Class I bits have an initial angle of 90 degrees when no contact has been applied. The rein and cheekpiece of the bridle are attached to the same ring and the bit mouthpiece rotates backward (caudally) in the oral cavity of the horse with rein contact. Class I bits include those with fixed cheeks such as eggbutt, D-ring and full cheek snaffles, which keep the bit stable in the horse’s mouth and assist with the turning or directional aids. Also in this class are loose ring bits, which offer more mobility in the mouth and allow the bit to re-align during riding.
Class II bits have an initial angle of approximately 0 degrees. The cheek piece of the bridle attaches to a separate ring above the ring to which the rein is attached. This produces a lever action and causes the bit to rotate forwards (rostrally) in the oral cavity with rein pressure. This class includes leverage bits such as a curb, Pelham or Baucher bits.
Mouthpiece: Most bits fall into one of three categories: single-jointed, double-jointed, and unjointed.
The mouthpiece of a single-jointed bit consists of two levers, with the joint acting as the fulcrum. This creates a “nutcracker” action with an inward force applied to the corners of the lips and pressure on the tongue.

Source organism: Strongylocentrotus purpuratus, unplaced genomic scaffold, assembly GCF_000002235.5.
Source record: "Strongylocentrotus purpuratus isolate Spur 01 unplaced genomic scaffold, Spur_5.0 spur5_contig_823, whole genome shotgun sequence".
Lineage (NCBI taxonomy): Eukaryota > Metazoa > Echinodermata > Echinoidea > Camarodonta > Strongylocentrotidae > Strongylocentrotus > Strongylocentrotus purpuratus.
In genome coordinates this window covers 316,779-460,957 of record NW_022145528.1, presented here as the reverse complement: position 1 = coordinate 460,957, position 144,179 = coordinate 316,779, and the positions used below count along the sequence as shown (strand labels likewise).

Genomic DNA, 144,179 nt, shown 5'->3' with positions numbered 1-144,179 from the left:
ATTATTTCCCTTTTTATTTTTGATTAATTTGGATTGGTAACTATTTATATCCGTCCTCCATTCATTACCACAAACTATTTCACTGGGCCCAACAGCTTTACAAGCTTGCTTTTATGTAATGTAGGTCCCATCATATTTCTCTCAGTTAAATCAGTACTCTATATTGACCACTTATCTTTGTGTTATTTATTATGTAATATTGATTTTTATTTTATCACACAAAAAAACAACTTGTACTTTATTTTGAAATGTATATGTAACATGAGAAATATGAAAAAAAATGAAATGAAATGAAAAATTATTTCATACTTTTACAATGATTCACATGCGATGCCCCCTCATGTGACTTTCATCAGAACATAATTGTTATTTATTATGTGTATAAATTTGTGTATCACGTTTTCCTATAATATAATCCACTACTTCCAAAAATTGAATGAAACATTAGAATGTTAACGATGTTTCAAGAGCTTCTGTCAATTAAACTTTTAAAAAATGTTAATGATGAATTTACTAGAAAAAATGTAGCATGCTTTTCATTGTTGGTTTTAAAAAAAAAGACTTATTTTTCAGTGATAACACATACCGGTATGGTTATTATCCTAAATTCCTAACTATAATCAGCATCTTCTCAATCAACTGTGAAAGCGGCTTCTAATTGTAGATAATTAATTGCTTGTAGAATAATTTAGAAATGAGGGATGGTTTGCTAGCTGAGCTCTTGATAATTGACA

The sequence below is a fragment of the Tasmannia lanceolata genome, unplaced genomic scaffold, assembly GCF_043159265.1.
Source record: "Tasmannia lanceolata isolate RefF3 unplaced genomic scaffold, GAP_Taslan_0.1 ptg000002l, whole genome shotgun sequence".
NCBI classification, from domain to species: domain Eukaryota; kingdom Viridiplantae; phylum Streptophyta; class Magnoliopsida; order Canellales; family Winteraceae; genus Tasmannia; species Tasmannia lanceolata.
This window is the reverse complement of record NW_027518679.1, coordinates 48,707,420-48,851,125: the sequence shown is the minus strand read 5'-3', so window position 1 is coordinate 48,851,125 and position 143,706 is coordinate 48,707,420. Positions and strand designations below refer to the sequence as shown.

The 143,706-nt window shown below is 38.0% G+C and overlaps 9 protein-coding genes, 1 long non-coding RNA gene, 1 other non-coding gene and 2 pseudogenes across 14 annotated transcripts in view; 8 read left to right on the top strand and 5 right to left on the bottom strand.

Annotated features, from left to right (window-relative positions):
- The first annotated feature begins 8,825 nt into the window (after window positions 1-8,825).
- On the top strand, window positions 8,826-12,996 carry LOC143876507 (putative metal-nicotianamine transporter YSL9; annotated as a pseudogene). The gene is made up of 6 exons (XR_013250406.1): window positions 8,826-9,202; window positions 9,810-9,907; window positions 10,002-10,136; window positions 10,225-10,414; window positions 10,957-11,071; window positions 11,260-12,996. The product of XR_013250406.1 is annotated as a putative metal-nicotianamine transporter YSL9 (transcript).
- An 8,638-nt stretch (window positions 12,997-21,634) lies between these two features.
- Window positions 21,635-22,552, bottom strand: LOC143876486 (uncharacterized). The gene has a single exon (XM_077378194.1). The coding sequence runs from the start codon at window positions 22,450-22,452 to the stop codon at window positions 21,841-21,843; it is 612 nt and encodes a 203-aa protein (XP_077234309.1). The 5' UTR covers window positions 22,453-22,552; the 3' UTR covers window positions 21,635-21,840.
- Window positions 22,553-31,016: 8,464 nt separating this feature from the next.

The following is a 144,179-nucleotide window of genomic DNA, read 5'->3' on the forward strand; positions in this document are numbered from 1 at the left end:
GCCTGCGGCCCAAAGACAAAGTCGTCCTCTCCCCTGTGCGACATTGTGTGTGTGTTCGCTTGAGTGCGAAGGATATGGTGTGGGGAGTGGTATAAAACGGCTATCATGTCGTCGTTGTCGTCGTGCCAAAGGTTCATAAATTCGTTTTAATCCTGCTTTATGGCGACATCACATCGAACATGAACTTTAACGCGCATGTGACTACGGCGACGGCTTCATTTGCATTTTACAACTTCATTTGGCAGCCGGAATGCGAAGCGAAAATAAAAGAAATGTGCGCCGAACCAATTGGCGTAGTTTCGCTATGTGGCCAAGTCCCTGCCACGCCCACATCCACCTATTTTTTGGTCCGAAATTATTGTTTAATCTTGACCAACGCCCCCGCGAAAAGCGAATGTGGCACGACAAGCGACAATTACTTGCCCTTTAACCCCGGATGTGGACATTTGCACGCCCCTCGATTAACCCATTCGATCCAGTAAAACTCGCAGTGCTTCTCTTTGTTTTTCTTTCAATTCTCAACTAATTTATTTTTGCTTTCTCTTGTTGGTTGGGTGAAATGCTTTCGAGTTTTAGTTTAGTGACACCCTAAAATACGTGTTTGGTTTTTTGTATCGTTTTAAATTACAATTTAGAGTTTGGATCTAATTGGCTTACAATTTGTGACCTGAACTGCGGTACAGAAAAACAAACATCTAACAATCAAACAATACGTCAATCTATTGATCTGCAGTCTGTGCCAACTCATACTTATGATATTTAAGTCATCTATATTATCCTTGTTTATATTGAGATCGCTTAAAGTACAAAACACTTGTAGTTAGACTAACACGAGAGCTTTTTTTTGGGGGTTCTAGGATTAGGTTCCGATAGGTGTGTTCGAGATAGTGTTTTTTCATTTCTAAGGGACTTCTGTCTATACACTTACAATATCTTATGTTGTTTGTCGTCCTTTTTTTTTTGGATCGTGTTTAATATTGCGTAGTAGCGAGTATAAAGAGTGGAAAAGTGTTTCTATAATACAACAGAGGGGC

A double-jointed bit features two fulcrum points, one on each side of the tongue, reducing the inward forces applied to the lips. The middle piece can be a variety of shapes, including a “bean” or a “plate,” and is often rotated to spread the pressure on the tongue more evenly.
An unjointed or Mullen bit has no lever action and places no pressure on the commissure of the lips. Force is applied to the tongue and bars only. Some bits have an inverted U shape or “port” in the middle, which puts pressure on the palatine arch (roof of the mouth).
Equine Bit Material
Although rubber and plastic models are available, metal bits are most common. Each metal has specific properties which should be considered when selecting a bit. For example, stainless steel is not bio-available, meaning no metal is released in the horse’s mouth. With low thermal conductivity, it takes longer for a stainless steel bit to reach the internal temperature of the horse’s mouth so it remains cold longer. So-called “sweet iron” has a bio-available oxide which gives it a taste that may encourage acceptance in some horses.
Correctly Fitting a Horse’s Bit